When I read the article "Three Public Enemies: Cut, Copy, and Paste" published by Zoltán Adám Mann in the July 2006 issue of Computer, I first wondered how this topic could be of any interest to me. I decided to read it anyway, mostly because the abstract caught my attention:
"Copy-paste might seem to make life easier, but it often leads to inconsistencies. Giving users the freedom to specify semantic relationships among copied objects can help rectify this crime."
Of course, reading the article proved, again, that any prejudice-driven judgment is flawed: there is something really broken with copying and pasting (despite turning lazy developers into dirty ones: Functions? What for? I can copy/paste!).
I have experienced today what I consider the worst unexpected side effect of using this facility I have ever met so far. And it was pretty embarrassing. Read on.
I checked out of SVN a workmate's project I wanted to copy two files from into my Eclipse workspace. In fact, I was interested in these files and the particular folder hierarchy they are stored into (Maven site and APT files, for the curious). So I copied the interesting folder from this project and pasted it into my project, totally unaware of the fact that I was also copying and pasting the hidden SVN control files.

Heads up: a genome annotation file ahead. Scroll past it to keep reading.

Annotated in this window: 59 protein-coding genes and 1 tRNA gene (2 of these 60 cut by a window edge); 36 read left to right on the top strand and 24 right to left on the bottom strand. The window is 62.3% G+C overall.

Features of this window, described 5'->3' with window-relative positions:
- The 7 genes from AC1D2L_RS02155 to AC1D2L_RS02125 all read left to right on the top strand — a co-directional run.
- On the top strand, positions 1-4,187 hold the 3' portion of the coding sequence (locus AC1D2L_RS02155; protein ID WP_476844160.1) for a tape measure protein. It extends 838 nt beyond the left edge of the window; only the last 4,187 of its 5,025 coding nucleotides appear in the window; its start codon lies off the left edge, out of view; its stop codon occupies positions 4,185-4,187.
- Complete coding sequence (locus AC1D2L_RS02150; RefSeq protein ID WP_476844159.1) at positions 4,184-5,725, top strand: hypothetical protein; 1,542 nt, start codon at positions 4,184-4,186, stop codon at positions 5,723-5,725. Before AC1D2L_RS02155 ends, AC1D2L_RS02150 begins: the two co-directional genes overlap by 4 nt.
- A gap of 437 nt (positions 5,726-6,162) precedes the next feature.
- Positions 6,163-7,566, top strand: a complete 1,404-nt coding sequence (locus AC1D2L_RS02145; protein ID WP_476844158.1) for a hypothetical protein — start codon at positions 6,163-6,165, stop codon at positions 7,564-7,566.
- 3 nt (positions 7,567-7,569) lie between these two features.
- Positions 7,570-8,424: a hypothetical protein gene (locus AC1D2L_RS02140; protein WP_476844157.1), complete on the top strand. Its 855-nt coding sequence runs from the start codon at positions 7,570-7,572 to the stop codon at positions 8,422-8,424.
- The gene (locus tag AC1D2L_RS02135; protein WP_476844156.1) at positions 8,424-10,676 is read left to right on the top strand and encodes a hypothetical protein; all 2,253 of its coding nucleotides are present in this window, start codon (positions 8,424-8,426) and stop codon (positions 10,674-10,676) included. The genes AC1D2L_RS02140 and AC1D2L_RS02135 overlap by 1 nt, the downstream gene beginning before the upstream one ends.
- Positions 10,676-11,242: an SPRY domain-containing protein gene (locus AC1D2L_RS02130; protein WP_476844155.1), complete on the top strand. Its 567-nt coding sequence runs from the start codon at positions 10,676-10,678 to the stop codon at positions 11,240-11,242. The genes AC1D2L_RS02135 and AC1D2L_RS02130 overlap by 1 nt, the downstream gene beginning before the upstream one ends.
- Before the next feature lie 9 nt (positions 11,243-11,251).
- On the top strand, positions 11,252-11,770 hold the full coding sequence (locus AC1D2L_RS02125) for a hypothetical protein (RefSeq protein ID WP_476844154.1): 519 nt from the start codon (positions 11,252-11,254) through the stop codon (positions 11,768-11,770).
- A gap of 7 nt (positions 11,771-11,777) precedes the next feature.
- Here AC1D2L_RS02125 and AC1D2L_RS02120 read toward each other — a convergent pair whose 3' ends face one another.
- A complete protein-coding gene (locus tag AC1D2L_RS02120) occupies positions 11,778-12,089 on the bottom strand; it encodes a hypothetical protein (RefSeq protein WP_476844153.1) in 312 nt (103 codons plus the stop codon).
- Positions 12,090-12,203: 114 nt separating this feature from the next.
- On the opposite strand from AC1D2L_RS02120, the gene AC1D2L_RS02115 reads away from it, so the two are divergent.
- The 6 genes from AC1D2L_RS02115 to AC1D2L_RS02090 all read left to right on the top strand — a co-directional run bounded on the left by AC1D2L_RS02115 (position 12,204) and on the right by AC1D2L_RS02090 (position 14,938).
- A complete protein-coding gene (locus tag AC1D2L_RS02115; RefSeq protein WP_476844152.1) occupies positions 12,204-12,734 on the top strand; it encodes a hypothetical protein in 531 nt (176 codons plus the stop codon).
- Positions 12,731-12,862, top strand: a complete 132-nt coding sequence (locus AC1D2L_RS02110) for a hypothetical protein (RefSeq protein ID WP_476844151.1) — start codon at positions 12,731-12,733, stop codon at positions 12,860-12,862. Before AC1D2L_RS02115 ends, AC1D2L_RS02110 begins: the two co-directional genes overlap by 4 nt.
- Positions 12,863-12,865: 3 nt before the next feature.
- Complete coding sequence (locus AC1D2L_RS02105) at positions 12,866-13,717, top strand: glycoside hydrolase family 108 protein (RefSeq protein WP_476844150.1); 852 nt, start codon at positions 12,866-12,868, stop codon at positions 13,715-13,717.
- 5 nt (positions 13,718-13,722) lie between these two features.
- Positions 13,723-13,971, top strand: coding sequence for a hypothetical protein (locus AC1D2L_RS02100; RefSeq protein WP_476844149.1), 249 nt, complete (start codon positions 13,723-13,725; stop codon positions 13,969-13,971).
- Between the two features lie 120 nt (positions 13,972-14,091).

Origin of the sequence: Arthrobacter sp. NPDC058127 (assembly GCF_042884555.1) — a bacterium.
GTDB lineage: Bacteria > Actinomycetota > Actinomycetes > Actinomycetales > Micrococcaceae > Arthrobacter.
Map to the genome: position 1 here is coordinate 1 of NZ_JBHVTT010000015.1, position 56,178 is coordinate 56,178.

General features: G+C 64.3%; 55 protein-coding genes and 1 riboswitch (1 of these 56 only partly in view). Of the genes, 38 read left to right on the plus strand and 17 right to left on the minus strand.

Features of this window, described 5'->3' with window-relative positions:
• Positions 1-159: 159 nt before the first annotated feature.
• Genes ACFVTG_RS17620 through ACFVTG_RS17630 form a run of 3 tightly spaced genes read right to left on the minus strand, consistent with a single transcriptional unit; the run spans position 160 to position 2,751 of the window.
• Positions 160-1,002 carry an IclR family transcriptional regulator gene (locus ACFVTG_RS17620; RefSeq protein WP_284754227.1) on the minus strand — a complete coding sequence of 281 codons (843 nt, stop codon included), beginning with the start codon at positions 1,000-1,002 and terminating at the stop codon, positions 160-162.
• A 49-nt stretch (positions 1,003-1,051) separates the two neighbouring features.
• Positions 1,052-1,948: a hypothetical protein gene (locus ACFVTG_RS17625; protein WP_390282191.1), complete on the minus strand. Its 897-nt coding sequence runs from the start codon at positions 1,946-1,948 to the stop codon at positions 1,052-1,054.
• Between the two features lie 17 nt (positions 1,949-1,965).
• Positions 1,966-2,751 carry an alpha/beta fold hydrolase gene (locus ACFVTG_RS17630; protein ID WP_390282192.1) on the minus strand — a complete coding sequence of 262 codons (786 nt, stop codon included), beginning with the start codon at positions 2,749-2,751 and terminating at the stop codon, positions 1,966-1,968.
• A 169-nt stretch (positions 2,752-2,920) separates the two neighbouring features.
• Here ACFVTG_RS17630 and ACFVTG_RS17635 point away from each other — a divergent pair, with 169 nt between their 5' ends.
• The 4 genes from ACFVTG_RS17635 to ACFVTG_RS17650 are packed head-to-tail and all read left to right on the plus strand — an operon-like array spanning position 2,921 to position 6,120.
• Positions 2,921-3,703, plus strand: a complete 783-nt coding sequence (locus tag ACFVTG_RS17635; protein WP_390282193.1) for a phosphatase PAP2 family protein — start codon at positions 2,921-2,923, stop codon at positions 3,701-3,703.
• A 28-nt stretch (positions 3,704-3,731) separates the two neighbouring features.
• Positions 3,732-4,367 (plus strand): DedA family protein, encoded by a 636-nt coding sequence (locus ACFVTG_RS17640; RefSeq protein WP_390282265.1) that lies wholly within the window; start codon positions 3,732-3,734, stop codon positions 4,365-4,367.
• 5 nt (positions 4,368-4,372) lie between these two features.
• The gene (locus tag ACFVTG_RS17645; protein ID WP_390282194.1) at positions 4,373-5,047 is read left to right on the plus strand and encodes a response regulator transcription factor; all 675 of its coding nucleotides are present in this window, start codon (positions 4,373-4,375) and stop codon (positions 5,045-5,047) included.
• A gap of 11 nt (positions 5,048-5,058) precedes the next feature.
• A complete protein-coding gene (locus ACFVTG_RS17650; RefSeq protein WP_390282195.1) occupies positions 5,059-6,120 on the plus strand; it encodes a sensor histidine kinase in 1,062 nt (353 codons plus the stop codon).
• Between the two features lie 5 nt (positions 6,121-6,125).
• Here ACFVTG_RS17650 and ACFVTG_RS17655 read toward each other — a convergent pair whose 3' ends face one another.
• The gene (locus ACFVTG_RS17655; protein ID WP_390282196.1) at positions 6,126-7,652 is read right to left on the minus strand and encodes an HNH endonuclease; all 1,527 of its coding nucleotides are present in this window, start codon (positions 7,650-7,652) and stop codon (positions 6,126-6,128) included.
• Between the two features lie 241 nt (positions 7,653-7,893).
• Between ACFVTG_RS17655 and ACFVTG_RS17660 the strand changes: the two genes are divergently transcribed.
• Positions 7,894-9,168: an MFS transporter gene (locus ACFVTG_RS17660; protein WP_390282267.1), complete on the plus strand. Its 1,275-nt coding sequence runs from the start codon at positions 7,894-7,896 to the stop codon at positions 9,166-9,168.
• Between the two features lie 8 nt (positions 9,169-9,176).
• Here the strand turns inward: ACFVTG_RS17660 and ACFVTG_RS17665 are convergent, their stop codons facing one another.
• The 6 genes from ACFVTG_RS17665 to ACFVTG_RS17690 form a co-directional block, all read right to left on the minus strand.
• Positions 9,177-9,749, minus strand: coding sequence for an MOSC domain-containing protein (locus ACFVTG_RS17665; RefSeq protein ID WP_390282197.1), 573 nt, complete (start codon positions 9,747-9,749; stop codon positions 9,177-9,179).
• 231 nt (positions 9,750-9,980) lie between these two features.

Of course when I wanted to check this back into my project, I was actually checking back into his project, while getting tons of undecipherable SVN insults in the console. Did not I say it was embarrassing? Man, what a shame.
So the lesson for GUI designers is the following: If you implement a feature that performs an operation of any kind but which ends up with a visual feedback, you should not do more than what is actually visible. Or at the very least warn the user that invisible operations will happen.
In my case, the visible feedback from the folder copy and paste operation was the addition of icons in the hierarchy representing my Java project. I should have been warned that other non-visible resources where also involved into the operation.
Well, I might not have read the warning dialog but then, that would have fully been my fault!